Estate planning should be viewed as an ongoing process. It is not a “one and done” affair. Things are always changing. Some of the changes take place within your own life. Others, such as changes to the estate tax parameters, affect the society as a whole.
Over the years there have been very significant changes to the estate tax exclusion and the rate of the tax. We have some stability now due to the passage of the American Taxpayer Relief Act of 2012.
Theoretically, the $5 million estate tax exclusion that was put into place for the 2011 calendar year is permanent, but there are ongoing annual adjustments to account for inflation. The point is to arrive at a figure each year that equates to $5 million in 2011 dollars.
2014 Gift and Estate Tax Exclusion Adjustment
Because of the fact that we can see the new year emerging over the horizon, the Internal Revenue Service has announced the estate tax exclusion adjustment for 2014.
This year we are working with a $5.25 million estate tax exclusion. Next year the exclusion is going up to $5.34 million.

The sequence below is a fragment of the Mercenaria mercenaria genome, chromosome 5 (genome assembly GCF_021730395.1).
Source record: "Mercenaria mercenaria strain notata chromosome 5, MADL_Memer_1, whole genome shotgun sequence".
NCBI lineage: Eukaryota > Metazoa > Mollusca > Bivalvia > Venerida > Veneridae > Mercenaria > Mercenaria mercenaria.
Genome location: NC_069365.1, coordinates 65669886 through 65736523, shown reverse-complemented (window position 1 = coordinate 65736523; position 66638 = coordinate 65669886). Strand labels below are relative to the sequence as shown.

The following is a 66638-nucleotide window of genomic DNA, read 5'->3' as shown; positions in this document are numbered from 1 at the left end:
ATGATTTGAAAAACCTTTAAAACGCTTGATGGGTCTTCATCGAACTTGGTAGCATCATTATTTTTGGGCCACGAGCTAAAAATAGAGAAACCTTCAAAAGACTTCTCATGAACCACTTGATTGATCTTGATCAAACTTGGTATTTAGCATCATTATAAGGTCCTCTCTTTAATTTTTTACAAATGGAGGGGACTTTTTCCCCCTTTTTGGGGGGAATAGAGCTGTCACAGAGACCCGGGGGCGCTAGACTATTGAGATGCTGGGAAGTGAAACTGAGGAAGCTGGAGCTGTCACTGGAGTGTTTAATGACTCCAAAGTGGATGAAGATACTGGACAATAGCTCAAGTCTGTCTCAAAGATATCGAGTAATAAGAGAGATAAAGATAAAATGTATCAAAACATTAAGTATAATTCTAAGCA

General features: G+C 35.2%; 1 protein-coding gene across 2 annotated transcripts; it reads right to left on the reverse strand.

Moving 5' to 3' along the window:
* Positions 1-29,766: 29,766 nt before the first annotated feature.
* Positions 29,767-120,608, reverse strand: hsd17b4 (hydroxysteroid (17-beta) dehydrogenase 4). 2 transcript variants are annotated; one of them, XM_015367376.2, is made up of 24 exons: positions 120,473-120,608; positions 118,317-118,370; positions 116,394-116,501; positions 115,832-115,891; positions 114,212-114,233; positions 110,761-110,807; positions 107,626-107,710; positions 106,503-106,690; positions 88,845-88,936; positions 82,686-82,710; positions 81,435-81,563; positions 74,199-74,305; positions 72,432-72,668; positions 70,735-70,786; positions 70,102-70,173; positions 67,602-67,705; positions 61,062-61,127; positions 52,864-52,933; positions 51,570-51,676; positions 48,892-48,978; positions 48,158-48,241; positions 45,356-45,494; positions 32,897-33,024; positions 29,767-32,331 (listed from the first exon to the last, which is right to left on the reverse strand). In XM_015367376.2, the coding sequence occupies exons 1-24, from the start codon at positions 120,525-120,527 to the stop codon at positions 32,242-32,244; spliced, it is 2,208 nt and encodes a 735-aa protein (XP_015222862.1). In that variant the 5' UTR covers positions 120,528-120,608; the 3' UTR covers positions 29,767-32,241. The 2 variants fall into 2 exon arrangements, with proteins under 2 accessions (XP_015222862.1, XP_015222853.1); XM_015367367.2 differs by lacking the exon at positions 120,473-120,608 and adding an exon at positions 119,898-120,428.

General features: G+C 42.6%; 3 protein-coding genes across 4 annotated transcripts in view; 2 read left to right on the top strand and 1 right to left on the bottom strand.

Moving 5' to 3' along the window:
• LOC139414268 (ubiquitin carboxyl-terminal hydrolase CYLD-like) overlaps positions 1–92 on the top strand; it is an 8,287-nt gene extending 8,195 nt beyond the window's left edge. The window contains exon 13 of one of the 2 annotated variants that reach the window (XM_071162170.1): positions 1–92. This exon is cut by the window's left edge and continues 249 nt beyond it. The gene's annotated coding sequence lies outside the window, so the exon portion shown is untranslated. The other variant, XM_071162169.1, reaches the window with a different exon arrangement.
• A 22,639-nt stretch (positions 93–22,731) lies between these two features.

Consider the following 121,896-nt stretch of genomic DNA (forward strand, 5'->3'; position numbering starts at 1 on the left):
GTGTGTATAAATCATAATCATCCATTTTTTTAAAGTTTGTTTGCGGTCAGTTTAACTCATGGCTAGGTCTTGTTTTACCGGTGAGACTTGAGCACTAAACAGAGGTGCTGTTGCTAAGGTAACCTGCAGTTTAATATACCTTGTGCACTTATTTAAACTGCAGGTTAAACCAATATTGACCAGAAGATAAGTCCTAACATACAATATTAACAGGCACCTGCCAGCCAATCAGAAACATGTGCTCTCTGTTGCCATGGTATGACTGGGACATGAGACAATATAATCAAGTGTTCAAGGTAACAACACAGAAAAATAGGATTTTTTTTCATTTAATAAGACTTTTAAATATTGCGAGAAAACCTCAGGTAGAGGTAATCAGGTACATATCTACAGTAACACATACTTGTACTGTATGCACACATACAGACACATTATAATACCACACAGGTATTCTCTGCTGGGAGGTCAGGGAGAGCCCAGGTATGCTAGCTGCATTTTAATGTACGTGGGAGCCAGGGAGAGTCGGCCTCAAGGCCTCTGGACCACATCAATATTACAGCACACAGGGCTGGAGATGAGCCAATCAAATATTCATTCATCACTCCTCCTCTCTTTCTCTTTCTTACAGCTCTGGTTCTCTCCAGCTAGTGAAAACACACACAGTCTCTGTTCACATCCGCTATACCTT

You should understand the fact that this is a unified exclusion that encompasses gifts that you give while you are living along with the value of your estate. Yes, there is a gift tax in the United States as well as an estate tax. Both levies carry the same maximum rate of 40 percent.
No Changes to Annual Gift Tax Exclusion
There is an annual gift tax exclusion that is separate from the unified lifetime gift and estate tax exclusion. You can give gifts up to a certain amount per recipient each year before you would have to use any of your unified exclusion to give the gift in a tax-free manner.
Throughout 2013 the amount of this exclusion has been $14,000. It can be adjusted to account for the evolving cost-of-living.
Because of the fact that the unified exclusion amount was raised by $90,000, you may think that the annual exclusion would go up as well.
Unfortunately, this is not the case. There will be no increase in the amount of the annual per person gift tax exclusion in 2014. It is going to hold steady at $14,000 per person.
Portability of Unified Exclusion
The unified gift/estate tax exclusion is portable. Traditionally it was not portable, but it became portable in 2011 due to legislative mandate.
In an estate planning context, portability refers to the ability of a surviving spouse to utilize the exclusion that was afforded to his or her deceased spouse.
As a result of this portability feature, using next year’s $5.34 million individual exclusion, a surviving spouse would have a total gift and estate tax exclusion of $10.68 million.